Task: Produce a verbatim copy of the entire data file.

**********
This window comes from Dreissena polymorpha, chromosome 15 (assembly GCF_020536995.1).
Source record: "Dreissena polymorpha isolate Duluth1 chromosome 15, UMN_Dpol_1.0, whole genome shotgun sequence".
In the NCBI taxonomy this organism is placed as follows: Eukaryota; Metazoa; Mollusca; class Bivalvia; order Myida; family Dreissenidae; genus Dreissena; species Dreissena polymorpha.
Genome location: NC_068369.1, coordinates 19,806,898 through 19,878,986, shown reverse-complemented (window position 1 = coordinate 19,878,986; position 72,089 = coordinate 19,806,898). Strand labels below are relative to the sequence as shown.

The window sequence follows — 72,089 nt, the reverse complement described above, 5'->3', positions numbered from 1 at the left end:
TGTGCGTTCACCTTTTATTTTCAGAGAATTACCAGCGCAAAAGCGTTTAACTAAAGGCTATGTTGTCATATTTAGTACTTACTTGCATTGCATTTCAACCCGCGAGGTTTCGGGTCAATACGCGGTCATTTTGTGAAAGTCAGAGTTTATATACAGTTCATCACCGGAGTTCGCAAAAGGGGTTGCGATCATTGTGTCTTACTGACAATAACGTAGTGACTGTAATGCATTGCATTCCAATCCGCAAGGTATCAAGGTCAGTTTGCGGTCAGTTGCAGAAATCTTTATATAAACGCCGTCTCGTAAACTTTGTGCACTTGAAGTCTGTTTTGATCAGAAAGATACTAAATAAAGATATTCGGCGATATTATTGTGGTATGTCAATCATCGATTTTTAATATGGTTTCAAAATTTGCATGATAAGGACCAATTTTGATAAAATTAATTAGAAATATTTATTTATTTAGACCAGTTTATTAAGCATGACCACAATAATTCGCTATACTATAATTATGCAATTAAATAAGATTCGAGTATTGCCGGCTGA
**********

This window comes from Dreissena polymorpha, chromosome 15 (assembly GCF_020536995.1).
Source record: "Dreissena polymorpha isolate Duluth1 chromosome 15, UMN_Dpol_1.0, whole genome shotgun sequence".
In the NCBI taxonomy this organism is placed as follows: Eukaryota; Metazoa; Mollusca; class Bivalvia; order Myida; family Dreissenidae; genus Dreissena; species Dreissena polymorpha.
Genome location: NC_068369.1, coordinates 19,806,898 through 19,878,986, shown reverse-complemented (window position 1 = coordinate 19,878,986; position 72,089 = coordinate 19,806,898). Strand labels below are relative to the sequence as shown.

The window sequence follows — 72,089 nt, the reverse complement described above, 5'->3', positions numbered from 1 at the left end:
TGTGCGTTCACCTTTTATTTTCAGAGAATTACCAGCGCAAAAGCGTTTAACTAAAGGCTATGTTGTCATATTTAGTACTTACTTGCATTGCATTTCAACCCGCGAGGTTTCGGGTCAATACGCGGTCATTTTGTGAAAGTCAGAGTTTATATACAGTTCATCACCGGAGTTCGCAAAAGGGGTTGCGATCATTGTGTCTTACTGACAATAACGTAGTGACTGTAATGCATTGCATTCCAATCCGCAAGGTATCAAGGTCAGTTTGCGGTCAGTTGCAGAAATCTTTATATAAACGCCGTCTCGTAAACTTTGTGCACTTGAAGTCTGTTTTGATCAGAAAGATACTAAATAAAGATATTCGGCGATATTATTGTGGTATGTCAATCATCGATTTTTAATATGGTTTCAAAATTTGCATGATAAGGACCAATTTTGATAAAATTAATTAGAAATATTTATTTATTTAGACCAGTTTATTAAGCATGACCACAATAATTCGCTATACTATAATTATGCAATTAAATAAGATTCGAGTATTGCCGGCTGA